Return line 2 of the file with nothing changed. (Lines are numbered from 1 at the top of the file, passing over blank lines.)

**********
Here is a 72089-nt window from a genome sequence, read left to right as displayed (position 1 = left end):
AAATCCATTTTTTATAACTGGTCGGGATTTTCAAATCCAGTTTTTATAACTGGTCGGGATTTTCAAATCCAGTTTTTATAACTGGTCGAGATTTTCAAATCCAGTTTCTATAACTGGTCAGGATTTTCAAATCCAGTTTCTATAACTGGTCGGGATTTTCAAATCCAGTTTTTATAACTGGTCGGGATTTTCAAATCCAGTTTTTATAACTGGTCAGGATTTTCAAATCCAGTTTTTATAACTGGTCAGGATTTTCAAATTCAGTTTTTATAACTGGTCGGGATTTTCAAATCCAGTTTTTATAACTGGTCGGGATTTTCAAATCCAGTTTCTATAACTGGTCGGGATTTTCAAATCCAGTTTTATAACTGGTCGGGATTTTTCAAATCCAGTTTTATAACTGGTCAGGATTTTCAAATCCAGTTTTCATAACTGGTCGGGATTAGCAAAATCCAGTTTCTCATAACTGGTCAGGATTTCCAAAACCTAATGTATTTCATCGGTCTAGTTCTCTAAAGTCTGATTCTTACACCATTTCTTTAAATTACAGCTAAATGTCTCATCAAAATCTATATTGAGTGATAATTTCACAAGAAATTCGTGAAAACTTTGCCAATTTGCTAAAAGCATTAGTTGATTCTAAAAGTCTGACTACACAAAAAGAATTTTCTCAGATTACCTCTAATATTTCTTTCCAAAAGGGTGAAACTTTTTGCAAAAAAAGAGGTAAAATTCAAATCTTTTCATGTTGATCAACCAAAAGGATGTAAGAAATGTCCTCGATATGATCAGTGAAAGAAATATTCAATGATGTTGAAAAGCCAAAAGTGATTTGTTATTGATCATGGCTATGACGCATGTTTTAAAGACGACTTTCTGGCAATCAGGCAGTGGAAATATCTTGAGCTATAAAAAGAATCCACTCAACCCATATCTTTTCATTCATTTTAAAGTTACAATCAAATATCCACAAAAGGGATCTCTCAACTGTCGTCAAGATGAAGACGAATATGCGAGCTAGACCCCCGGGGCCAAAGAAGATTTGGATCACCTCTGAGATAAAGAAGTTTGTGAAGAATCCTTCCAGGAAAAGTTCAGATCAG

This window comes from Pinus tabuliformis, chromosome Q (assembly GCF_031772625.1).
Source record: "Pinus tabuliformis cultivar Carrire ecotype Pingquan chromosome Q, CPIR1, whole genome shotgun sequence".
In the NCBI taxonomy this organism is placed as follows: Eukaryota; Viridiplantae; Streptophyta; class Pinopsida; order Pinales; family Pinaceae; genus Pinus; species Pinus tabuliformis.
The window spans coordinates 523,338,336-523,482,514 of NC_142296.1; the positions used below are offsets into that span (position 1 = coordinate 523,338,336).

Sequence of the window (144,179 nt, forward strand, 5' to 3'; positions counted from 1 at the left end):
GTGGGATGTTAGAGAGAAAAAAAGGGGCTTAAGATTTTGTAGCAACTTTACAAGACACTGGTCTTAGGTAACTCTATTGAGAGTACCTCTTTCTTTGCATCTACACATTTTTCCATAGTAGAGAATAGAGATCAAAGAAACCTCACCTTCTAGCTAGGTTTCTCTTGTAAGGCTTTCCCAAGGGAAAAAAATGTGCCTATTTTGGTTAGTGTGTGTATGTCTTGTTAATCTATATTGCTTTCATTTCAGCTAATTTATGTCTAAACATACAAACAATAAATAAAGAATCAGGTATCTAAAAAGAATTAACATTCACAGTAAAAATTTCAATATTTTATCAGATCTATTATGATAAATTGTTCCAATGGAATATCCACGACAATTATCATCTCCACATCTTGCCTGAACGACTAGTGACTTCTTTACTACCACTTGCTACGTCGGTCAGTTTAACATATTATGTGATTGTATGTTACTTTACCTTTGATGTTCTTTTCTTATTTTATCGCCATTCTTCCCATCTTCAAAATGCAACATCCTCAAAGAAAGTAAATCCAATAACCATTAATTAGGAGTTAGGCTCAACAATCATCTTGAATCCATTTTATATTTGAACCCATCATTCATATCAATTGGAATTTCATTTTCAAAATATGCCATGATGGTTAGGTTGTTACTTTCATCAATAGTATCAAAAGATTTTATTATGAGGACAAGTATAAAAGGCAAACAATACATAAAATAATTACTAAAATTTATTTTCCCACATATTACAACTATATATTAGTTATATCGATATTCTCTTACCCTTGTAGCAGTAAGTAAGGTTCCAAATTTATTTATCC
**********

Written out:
AAATCCATTTTTTATAACTGGTCGGGATTTTCAAATCCAGTTTTTATAACTGGTCGGGATTTTCAAATCCAGTTTTTATAACTGGTCGAGATTTTCAAATCCAGTTTCTATAACTGGTCAGGATTTTCAAATCCAGTTTCTATAACTGGTCGGGATTTTCAAATCCAGTTTTTATAACTGGTCGGGATTTTCAAATCCAGTTTTTATAACTGGTCAGGATTTTCAAATCCAGTTTTTATAACTGGTCAGGATTTTCAAATTCAGTTTTTATAACTGGTCGGGATTTTCAAATCCAGTTTTTATAACTGGTCGGGATTTTCAAATCCAGTTTCTATAACTGGTCGGGATTTTCAAATCCAGTTTTATAACTGGTCGGGATTTTTCAAATCCAGTTTTATAACTGGTCAGGATTTTCAAATCCAGTTTTCATAACTGGTCGGGATTAGCAAAATCCAGTTTCTCATAACTGGTCAGGATTTCCAAAACCTAATGTATTTCATCGGTCTAGTTCTCTAAAGTCTGATTCTTACACCATTTCTTTAAATTACAGCTAAATGTCTCATCAAAATCTATATTGAGTGATAATTTCACAAGAAATTCGTGAAAACTTTGCCAATTTGCTAAAAGCATTAGTTGATTCTAAAAGTCTGACTACACAAAAAGAATTTTCTCAGATTACCTCTAATATTTCTTTCCAAAAGGGTGAAACTTTTTGCAAAAAAAGAGGTAAAATTCAAATCTTTTCATGTTGATCAACCAAAAGGATGTAAGAAATGTCCTCGATATGATCAGTGAAAGAAATATTCAATGATGTTGAAAAGCCAAAAGTGATTTGTTATTGATCATGGCTATGACGCATGTTTTAAAGACGACTTTCTGGCAATCAGGCAGTGGAAATATCTTGAGCTATAAAAAGAATCCACTCAACCCATATCTTTTCATTCATTTTAAAGTTACAATCAAATATCCACAAAAGGGATCTCTCAACTGTCGTCAAGATGAAGACGAATATGCGAGCTAGACCCCCGGGGCCAAAGAAGATTTGGATCACCTCTGAGATAAAGAAGTTTGTGAAGAATCCTTCCAGGAAAAGTTCAGATCAG